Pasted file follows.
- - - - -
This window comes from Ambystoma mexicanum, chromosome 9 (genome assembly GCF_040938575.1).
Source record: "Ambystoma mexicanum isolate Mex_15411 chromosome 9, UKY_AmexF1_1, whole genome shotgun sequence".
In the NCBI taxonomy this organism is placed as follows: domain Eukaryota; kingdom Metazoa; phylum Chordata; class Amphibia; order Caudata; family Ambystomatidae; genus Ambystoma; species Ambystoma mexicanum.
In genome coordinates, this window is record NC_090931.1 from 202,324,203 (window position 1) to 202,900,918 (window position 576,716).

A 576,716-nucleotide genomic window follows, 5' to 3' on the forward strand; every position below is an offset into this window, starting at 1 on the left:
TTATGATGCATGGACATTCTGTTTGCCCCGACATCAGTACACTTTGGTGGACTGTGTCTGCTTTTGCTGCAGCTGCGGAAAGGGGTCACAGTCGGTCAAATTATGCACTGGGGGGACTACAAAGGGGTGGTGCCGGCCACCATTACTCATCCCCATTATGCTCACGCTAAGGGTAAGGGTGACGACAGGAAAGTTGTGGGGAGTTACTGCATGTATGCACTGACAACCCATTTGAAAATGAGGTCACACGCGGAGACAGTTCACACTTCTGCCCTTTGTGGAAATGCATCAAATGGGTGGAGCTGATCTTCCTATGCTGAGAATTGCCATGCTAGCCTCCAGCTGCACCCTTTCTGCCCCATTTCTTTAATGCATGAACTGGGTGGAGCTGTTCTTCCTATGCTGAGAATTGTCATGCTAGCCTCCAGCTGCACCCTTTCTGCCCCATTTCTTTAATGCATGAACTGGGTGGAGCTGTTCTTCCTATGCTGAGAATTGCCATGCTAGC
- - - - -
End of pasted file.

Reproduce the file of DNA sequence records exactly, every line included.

This window comes from Ambystoma mexicanum, chromosome 9 (genome assembly GCF_040938575.1).
Source record: "Ambystoma mexicanum isolate Mex_15411 chromosome 9, UKY_AmexF1_1, whole genome shotgun sequence".
In the NCBI taxonomy this organism is placed as follows: domain Eukaryota; kingdom Metazoa; phylum Chordata; class Amphibia; order Caudata; family Ambystomatidae; genus Ambystoma; species Ambystoma mexicanum.
In genome coordinates, this window is record NC_090931.1 from 202,324,203 (window position 1) to 202,900,918 (window position 576,716).

A 576,716-nucleotide genomic window follows, 5' to 3' on the forward strand; every position below is an offset into this window, starting at 1 on the left:
TTATGATGCATGGACATTCTGTTTGCCCCGACATCAGTACACTTTGGTGGACTGTGTCTGCTTTTGCTGCAGCTGCGGAAAGGGGTCACAGTCGGTCAAATTATGCACTGGGGGGACTACAAAGGGGTGGTGCCGGCCACCATTACTCATCCCCATTATGCTCACGCTAAGGGTAAGGGTGACGACAGGAAAGTTGTGGGGAGTTACTGCATGTATGCACTGACAACCCATTTGAAAATGAGGTCACACGCGGAGACAGTTCACACTTCTGCCCTTTGTGGAAATGCATCAAATGGGTGGAGCTGATCTTCCTATGCTGAGAATTGCCATGCTAGCCTCCAGCTGCACCCTTTCTGCCCCATTTCTTTAATGCATGAACTGGGTGGAGCTGTTCTTCCTATGCTGAGAATTGTCATGCTAGCCTCCAGCTGCACCCTTTCTGCCCCATTTCTTTAATGCATGAACTGGGTGGAGCTGTTCTTCCTATGCTGAGAATTGCCATGCTAGC